If you return to your writing every day, only to read the last sentence of yesterday’s work and feel like everything is garbage, your inner critic might have come out. There is a time and place for that part of you, and NaNoWriMo is not that. Writing 50k in a month is hard enough, editing as much is not feasible. So push away the part of you that wants to change and swap and hone, and focus on getting your idea written out of your head and onto the page. 

Author V.E. Schwab suggests to change your mindset about what you’re doing this month: “You’re writing a story, not a book.” She, like me, is a lover of metaphors so she gives a great one in her NaNoWriMo pep talk: “You’re not making a whole body. You’re making its bones. You don’t need the muscle, the sinew, the skin. You certainly don’t need the makeup or the clothes. You just need bones. Something to work with. Something to build on. Something to make better, make whole. And you know the general shape of this body. You’ve read books, you like stories; you might not know every minor bone in a hand, but you know the big ones, the skull, and the spine, and the ribs. So go and make a body. There will be time to make it pretty later. But what good is smooth skin without a skeleton beneath?”

7. Writer’s block I – you know what you want to write but can’t

I’m splitting writer’s block into two traps because it can feel different for different situations. If you’ve planned your story, know what you have to be doing but sit down to write and nothing comes, then there really is one way to break through – just keep soldiering on. I’m not often an advocate of forcing yourself to do things but this block is similar to when you’re running and just have the last stretch left. Yet you have no clue how you can do it. You can see the finish line but it feels like you can’t get there.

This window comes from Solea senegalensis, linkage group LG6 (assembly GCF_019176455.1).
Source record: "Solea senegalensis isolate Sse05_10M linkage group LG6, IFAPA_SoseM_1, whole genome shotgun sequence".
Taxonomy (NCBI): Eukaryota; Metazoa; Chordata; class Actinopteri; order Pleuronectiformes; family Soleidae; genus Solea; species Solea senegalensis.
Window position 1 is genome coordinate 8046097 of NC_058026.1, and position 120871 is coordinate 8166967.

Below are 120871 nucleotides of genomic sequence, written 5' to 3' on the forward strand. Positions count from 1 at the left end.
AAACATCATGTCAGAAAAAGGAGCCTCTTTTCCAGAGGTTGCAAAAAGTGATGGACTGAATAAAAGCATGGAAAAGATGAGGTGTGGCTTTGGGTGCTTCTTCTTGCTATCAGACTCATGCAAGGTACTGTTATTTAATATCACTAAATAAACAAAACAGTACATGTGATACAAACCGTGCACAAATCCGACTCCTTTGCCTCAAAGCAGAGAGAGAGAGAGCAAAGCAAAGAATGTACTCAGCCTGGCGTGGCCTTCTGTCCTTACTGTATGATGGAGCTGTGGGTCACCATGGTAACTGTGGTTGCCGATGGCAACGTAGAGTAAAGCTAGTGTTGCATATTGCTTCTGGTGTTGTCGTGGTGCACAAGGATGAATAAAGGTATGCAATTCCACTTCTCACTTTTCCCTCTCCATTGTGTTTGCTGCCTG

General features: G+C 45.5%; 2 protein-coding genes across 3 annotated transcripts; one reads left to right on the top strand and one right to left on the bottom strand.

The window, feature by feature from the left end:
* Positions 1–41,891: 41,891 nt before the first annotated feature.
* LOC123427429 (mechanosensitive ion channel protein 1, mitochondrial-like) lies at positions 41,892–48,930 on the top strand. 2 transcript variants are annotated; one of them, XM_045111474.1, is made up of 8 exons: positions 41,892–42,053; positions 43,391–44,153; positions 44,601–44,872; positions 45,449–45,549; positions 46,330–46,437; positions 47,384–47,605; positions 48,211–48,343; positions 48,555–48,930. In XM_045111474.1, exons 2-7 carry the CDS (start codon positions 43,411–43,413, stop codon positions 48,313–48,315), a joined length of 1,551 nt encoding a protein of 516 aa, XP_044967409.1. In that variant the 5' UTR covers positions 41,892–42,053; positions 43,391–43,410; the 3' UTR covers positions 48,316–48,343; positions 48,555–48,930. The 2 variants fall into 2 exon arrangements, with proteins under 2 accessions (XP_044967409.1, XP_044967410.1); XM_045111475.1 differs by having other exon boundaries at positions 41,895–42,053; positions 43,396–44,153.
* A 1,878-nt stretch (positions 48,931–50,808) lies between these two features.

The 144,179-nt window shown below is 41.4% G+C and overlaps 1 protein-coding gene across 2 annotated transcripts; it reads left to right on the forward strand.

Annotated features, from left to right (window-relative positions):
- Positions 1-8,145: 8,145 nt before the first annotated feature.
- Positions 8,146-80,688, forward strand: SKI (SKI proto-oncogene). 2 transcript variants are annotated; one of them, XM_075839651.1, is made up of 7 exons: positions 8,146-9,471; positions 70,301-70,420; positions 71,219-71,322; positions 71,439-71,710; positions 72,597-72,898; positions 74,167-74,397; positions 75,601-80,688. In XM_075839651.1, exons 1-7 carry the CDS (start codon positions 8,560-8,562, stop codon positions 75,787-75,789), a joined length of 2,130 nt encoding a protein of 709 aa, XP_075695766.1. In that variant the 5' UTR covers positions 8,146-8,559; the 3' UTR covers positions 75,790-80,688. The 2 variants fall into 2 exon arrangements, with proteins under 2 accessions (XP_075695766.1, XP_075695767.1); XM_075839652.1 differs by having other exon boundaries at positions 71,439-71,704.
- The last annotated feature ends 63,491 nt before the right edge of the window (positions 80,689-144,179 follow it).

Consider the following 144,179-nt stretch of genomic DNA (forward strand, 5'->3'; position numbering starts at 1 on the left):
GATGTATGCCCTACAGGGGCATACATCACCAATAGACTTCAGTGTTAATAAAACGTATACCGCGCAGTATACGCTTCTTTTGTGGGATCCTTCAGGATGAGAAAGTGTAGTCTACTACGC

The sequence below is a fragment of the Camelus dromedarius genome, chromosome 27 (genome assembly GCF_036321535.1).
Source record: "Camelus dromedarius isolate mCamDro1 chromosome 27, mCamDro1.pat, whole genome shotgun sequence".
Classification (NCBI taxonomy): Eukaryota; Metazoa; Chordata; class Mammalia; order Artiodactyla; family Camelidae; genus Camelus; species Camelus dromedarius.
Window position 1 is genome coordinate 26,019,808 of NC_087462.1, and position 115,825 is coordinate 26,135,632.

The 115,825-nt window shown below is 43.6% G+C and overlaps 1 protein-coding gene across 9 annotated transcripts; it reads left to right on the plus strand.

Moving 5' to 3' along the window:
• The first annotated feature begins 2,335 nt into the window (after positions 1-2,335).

It’s the same when you hit a block like this – maybe you’ve lost faith in your story, maybe you’re not sure that scene is necessary, maybe you hate the words you have so far. Take a bit of time to reassess if you need to, and start typing. Leave the second-guessing for the editing stage. Writing month is for writing. So don’t overcomplicate it and put some words down.

8. Writer’s block II – you have no idea what to do next

The second scenario of writing block happens to pantsers and plantsers and sometimes to planners who decide to abandon their outlines and see where their story takes them. It’s exciting to write whatever comes to mind, joining the threads of your story on the page just as they join in your mind. But, what to do if you find yourself with no ideas one day?

Here’s what prolific fantasy writer Brandon Sanderson says about refilling your creative well: “One of the lessons I learned as a storyteller was how to refill the creative well while doing other activities. You can do it while driving, exercising, eating . . . anything that doesn’t take your full attention. During these times, many writers I know run through plots in their heads, feel out character personalities, think about conflicts. They make connections, overcoming blocks.

Personally, I’ve found this practice to be essential in promoting healthy writing habits. As a full-time writer, it can actually be harder to refill my creative well, as I’m working on my writing all of the time. One of the ways NaNo could help a writer is by training them to use off moments to delve, mentally, into their stories. Instead of turning on the television as you wash dishes, turn on some music and think through character interactions. Plan out what you’re going to write the next day.

Even if you don’t have much time to write every day, you can supercharge that time by planning out for hours what you’ll do. Teach yourself to think like a writer. It’s a habit you’ll find very useful.”

9. This year sucks

This is a super special 2020 mental health trap that we’ve unlocked collectively as humanity. The year has been horrible so far and no one really is at their best place mentally. We’re battling with difficult things like isolation, grief, illness and uncertainty.